Patent Lawsuit Marks Latest Episode in Hisense-Sharp TV Dispute

By Coco Feng

Chinese television manufacturer Hisense is suing its former Japanese co-star over patent infringement, as their long-running dispute shows no signs off going off air.

Hisense Electric Co. Ltd. has filed a lawsuit against three Chinese subsidiaries of Sharp Corp., arguing that nine Sharp television models produced and sold in China make use of a Hisense patent, according to a statement by Beijing Intellectual Property Court on Wednesday.

Hisense is seeking to stop Sharp from infringing on this patent, and is demanding the three Sharp units compensate Hisense to the tune of 10 million yuan ($1.5 million).

Online retailer Suning Commerce Group Co. Ltd., which sold the products involved in the case, is also among the companies accused.

Hisense has filed a similar lawsuit with a court in coastal Qingdao, where it is headquartered, several Chinese media outlets reported.

Sharp President Tai Jeng-wu said that the patent that Hisense refers to in the latest lawsuit is invalid, according to news portal Sina.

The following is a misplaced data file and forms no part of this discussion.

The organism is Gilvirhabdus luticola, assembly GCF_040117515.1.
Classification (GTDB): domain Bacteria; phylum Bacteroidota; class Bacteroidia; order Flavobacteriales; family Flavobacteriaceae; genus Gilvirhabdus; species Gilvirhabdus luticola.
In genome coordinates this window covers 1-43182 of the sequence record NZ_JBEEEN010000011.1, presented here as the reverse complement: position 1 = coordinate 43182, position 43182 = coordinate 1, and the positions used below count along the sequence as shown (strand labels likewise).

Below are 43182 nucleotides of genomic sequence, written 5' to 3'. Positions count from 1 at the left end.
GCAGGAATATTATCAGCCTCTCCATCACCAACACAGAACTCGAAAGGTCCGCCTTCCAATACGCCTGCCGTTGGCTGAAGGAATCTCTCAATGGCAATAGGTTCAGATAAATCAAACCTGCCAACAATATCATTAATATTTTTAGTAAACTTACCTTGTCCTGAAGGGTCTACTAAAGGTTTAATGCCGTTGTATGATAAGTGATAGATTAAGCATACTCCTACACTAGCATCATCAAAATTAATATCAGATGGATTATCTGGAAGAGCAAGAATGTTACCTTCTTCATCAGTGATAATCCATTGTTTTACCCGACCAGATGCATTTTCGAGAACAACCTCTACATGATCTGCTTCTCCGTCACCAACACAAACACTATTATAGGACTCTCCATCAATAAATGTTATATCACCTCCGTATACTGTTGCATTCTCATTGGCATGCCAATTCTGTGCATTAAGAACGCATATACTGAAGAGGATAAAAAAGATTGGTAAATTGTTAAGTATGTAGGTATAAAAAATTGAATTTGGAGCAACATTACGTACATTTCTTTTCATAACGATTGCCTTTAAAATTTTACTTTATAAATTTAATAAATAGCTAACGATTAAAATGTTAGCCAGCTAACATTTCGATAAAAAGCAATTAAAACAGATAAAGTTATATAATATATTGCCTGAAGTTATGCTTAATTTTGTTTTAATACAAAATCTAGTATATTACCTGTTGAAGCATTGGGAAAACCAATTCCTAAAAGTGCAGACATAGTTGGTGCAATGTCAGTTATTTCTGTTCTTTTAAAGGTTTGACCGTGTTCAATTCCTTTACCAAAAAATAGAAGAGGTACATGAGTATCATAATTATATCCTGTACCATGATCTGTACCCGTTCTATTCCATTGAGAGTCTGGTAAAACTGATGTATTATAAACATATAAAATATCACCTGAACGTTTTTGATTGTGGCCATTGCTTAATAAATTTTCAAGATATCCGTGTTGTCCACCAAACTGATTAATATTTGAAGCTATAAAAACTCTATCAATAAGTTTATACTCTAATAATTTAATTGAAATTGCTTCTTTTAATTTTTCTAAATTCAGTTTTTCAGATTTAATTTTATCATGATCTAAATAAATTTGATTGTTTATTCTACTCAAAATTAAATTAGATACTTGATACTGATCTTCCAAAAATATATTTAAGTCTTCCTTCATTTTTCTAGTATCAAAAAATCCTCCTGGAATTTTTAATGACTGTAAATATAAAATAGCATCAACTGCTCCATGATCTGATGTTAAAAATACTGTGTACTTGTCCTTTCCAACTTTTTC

Hisense’s latest move has been interpreted by some observers as an act of revenge on Sharp, which has sought to renege on a five-year branding license for its TV business with the Chinese company, an agreement signed before the arrival of Sharp’s new owner, Taiwan-based manufacturer Foxconn Technology Group.

In 2015, Hisense spent $23.7 million to purchase Sharp’s television factory in Mexico, which came with the rights to manufacture and sell televisions using the Sharp brand for five years in the Americas, except Brazil.

The deal helped Hisense’s revenue generated overseas grow by 23% to 9.7 billion yuan last year, while domestic revenue dropped by 6% during the same period.

However, a year later, struggling Sharp secured Foxconn as its largest shareholder. Two months into the new ownership, Tai “menacingly approached” Hisense and demanded the company return Sharp’s license, an executive at Hisense told Caixin. However, the Chinese company continued to make and sell TVs under the Sharp brand in accordance with the original contract.

Foxconn’s Sharp proceeded to take a series of “destructive measures” against the brand’s business in the U.S., such as cutting off supplies of LCD screens, mixing screens for the Chinese market with those usually provided to the U.S. market, and sending letters demanding an end to the branding license, the Hisense executive said.

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